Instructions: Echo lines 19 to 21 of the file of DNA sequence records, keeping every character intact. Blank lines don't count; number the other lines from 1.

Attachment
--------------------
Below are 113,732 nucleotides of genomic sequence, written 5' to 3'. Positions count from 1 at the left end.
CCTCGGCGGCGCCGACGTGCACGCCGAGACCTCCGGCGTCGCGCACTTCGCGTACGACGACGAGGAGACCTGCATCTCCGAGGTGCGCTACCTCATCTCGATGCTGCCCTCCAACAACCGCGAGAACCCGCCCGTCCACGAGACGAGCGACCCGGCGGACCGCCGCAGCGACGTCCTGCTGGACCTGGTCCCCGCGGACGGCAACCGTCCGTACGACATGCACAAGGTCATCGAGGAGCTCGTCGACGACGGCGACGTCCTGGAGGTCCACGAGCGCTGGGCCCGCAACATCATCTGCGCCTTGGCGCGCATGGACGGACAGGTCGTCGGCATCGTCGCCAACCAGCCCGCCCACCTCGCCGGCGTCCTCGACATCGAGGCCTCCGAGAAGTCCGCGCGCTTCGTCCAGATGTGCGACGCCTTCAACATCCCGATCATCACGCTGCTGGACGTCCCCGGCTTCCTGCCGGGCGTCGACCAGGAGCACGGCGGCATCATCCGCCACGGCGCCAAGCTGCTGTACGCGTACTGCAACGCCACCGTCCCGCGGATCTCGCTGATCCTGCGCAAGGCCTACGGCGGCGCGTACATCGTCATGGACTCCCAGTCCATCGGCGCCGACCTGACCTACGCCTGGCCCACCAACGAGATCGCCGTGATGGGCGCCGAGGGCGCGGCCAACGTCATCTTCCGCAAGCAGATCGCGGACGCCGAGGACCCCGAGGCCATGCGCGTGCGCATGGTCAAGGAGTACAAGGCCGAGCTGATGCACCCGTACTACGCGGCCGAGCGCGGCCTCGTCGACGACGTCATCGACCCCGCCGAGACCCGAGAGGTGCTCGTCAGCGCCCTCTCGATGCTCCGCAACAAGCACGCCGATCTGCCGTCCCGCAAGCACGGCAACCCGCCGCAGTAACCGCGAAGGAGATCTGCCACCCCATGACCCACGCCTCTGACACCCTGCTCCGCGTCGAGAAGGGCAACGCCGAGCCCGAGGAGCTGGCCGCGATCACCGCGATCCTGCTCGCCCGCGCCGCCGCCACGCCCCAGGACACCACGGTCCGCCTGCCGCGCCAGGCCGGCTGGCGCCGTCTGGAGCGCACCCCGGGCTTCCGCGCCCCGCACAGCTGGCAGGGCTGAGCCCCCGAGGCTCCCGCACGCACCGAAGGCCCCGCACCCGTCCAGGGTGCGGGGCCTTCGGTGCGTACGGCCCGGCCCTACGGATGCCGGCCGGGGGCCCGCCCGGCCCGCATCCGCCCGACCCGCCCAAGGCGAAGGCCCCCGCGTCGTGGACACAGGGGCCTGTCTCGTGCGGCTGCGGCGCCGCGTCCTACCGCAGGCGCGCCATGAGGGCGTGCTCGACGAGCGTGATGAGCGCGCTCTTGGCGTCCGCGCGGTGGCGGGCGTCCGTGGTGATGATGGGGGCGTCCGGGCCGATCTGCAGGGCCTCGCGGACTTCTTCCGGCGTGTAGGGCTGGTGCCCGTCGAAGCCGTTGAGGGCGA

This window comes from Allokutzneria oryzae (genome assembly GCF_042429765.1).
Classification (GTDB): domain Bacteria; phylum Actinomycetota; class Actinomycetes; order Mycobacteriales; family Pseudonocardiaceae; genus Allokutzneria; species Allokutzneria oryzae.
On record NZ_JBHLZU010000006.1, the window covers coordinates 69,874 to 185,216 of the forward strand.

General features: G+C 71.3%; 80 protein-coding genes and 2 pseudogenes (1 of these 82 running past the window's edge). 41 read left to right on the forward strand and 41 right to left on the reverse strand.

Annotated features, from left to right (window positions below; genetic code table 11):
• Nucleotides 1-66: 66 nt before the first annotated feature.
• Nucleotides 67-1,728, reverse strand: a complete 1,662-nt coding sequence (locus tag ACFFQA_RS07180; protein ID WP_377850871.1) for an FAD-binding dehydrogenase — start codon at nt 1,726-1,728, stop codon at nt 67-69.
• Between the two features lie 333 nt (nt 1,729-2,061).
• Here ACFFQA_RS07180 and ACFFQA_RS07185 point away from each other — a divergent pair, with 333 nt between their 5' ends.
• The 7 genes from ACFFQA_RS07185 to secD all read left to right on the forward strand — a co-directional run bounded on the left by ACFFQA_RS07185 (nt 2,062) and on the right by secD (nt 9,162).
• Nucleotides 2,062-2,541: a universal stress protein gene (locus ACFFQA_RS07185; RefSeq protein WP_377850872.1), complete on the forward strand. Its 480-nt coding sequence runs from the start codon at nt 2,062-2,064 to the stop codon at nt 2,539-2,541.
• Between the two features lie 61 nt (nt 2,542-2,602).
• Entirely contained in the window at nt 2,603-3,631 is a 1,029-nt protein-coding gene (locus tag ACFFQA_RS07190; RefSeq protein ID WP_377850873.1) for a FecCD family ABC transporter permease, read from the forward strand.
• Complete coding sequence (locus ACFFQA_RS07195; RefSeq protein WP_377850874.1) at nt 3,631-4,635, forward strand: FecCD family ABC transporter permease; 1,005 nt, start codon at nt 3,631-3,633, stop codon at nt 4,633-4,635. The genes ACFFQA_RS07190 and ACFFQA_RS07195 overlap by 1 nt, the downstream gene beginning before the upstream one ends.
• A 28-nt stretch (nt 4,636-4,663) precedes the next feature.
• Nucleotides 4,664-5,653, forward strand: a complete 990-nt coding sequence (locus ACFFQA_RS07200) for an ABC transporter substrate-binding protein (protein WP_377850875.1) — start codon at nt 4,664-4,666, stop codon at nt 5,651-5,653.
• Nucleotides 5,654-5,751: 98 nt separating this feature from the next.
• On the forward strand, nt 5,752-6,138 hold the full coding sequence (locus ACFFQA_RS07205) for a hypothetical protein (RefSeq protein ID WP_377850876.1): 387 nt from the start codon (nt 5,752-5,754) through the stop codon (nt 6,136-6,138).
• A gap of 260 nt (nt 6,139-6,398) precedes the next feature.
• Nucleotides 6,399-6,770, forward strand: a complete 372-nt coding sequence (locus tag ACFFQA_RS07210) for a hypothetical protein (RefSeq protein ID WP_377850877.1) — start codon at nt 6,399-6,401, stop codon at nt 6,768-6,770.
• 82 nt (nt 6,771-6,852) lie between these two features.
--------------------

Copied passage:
• Nucleotides 5,654-5,751: 98 nt separating this feature from the next.
• On the forward strand, nt 5,752-6,138 hold the full coding sequence (locus ACFFQA_RS07205) for a hypothetical protein (RefSeq protein ID WP_377850876.1): 387 nt from the start codon (nt 5,752-5,754) through the stop codon (nt 6,136-6,138).
• A gap of 260 nt (nt 6,139-6,398) precedes the next feature.